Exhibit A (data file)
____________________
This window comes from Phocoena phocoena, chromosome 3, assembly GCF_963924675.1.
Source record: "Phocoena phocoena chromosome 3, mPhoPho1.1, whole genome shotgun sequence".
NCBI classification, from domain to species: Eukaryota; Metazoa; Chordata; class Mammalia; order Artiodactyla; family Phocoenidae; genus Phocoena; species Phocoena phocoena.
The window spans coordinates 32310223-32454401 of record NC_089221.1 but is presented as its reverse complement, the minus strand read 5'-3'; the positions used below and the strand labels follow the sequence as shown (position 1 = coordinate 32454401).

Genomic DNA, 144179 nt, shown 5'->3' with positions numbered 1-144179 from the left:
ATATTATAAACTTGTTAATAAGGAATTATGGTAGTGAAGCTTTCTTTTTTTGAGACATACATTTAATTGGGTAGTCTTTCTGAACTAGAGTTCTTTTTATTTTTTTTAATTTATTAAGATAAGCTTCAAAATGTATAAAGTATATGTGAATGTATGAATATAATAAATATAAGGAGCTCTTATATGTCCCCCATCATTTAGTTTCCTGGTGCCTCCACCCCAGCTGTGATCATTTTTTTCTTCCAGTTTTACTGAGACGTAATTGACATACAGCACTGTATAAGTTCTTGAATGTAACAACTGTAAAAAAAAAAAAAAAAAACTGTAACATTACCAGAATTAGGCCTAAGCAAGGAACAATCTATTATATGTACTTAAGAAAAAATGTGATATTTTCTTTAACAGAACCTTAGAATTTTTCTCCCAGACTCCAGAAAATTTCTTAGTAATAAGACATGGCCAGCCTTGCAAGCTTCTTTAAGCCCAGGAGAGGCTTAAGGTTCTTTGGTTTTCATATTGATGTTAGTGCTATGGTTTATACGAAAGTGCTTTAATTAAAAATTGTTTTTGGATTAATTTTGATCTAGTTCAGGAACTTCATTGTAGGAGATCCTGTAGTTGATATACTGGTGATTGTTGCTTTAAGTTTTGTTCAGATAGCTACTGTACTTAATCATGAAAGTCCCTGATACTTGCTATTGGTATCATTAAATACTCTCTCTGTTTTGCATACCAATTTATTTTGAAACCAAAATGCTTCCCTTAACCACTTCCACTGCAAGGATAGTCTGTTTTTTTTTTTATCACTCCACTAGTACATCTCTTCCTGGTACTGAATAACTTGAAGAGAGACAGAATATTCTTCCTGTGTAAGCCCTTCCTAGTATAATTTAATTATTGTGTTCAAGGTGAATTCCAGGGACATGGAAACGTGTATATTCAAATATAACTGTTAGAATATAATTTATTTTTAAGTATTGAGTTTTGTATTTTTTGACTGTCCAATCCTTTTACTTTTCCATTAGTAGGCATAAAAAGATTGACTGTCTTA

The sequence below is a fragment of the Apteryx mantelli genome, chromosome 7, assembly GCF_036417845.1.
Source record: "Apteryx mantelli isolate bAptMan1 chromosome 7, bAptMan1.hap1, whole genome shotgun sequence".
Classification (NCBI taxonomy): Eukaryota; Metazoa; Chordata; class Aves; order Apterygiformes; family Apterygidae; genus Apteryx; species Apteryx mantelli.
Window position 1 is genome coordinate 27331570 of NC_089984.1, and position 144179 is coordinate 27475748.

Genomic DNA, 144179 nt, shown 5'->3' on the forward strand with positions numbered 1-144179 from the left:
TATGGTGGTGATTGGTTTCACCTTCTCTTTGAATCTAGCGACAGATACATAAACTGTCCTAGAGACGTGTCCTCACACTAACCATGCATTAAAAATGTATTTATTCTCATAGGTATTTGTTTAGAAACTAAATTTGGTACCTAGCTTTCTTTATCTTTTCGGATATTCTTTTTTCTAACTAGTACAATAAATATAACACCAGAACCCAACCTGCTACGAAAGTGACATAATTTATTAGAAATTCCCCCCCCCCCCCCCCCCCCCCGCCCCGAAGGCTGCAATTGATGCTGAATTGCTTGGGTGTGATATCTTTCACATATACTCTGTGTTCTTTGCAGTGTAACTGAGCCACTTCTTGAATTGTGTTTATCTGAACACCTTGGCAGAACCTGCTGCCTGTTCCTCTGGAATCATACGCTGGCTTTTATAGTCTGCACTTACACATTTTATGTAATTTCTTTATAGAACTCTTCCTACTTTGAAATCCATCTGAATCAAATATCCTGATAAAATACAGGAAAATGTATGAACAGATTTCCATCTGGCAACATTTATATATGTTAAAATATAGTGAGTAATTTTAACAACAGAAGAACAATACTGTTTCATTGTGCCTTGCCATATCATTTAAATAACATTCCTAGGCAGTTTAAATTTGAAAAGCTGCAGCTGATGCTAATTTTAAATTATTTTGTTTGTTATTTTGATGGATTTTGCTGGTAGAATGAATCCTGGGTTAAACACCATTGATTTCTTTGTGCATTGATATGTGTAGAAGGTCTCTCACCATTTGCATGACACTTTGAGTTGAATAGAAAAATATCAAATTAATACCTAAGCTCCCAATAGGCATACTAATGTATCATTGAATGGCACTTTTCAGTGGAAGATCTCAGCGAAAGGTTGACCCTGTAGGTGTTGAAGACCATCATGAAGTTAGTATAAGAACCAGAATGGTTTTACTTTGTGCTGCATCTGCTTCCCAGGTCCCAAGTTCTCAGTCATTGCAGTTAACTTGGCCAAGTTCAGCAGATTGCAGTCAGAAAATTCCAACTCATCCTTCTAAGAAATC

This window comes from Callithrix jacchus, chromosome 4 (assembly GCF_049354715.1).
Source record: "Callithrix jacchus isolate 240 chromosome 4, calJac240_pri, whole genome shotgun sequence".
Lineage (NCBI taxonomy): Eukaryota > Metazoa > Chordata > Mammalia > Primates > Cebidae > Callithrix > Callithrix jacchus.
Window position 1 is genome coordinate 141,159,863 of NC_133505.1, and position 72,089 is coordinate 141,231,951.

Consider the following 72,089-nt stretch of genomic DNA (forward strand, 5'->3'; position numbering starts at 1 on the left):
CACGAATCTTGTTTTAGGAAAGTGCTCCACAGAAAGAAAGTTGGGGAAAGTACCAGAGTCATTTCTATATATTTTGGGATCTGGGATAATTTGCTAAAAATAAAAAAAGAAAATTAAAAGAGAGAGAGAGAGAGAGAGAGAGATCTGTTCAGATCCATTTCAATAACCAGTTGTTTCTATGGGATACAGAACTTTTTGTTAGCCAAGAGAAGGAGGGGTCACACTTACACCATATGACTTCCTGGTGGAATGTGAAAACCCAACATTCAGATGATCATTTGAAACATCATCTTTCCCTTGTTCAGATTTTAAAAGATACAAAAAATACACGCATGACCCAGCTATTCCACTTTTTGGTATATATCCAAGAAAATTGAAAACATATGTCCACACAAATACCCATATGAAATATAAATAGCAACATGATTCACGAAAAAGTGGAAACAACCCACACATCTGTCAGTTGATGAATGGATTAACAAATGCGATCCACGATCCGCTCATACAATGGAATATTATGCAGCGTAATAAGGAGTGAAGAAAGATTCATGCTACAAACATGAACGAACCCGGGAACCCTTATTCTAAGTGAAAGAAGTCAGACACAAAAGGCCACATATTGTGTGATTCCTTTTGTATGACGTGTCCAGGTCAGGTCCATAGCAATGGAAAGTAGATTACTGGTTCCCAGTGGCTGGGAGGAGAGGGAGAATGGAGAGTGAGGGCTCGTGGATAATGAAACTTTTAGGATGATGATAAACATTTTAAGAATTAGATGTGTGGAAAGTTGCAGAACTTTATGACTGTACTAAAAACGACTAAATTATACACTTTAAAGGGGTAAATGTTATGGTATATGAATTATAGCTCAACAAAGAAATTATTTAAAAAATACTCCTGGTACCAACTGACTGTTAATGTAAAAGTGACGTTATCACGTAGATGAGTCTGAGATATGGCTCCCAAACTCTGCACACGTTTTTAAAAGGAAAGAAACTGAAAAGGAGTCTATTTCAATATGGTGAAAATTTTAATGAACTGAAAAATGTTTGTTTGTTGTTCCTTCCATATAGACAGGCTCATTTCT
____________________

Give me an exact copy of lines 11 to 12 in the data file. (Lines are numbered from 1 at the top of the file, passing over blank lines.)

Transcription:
Genomic DNA, 144179 nt, shown 5'->3' on the forward strand with positions numbered 1-144179 from the left:
TATGGTGGTGATTGGTTTCACCTTCTCTTTGAATCTAGCGACAGATACATAAACTGTCCTAGAGACGTGTCCTCACACTAACCATGCATTAAAAATGTATTTATTCTCATAGGTATTTGTTTAGAAACTAAATTTGGTACCTAGCTTTCTTTATCTTTTCGGATATTCTTTTTTCTAACTAGTACAATAAATATAACACCAGAACCCAACCTGCTACGAAAGTGACATAATTTATTAGAAATTCCCCCCCCCCCCCCCCCCCCCCGCCCCGAAGGCTGCAATTGATGCTGAATTGCTTGGGTGTGATATCTTTCACATATACTCTGTGTTCTTTGCAGTGTAACTGAGCCACTTCTTGAATTGTGTTTATCTGAACACCTTGGCAGAACCTGCTGCCTGTTCCTCTGGAATCATACGCTGGCTTTTATAGTCTGCACTTACACATTTTATGTAATTTCTTTATAGAACTCTTCCTACTTTGAAATCCATCTGAATCAAATATCCTGATAAAATACAGGAAAATGTATGAACAGATTTCCATCTGGCAACATTTATATATGTTAAAATATAGTGAGTAATTTTAACAACAGAAGAACAATACTGTTTCATTGTGCCTTGCCATATCATTTAAATAACATTCCTAGGCAGTTTAAATTTGAAAAGCTGCAGCTGATGCTAATTTTAAATTATTTTGTTTGTTATTTTGATGGATTTTGCTGGTAGAATGAATCCTGGGTTAAACACCATTGATTTCTTTGTGCATTGATATGTGTAGAAGGTCTCTCACCATTTGCATGACACTTTGAGTTGAATAGAAAAATATCAAATTAATACCTAAGCTCCCAATAGGCATACTAATGTATCATTGAATGGCACTTTTCAGTGGAAGATCTCAGCGAAAGGTTGACCCTGTAGGTGTTGAAGACCATCATGAAGTTAGTATAAGAACCAGAATGGTTTTACTTTGTGCTGCATCTGCTTCCCAGGTCCCAAGTTCTCAGTCATTGCAGTTAACTTGGCCAAGTTCAGCAGATTGCAGTCAGAAAATTCCAACTCATCCTTCTAAGAAATC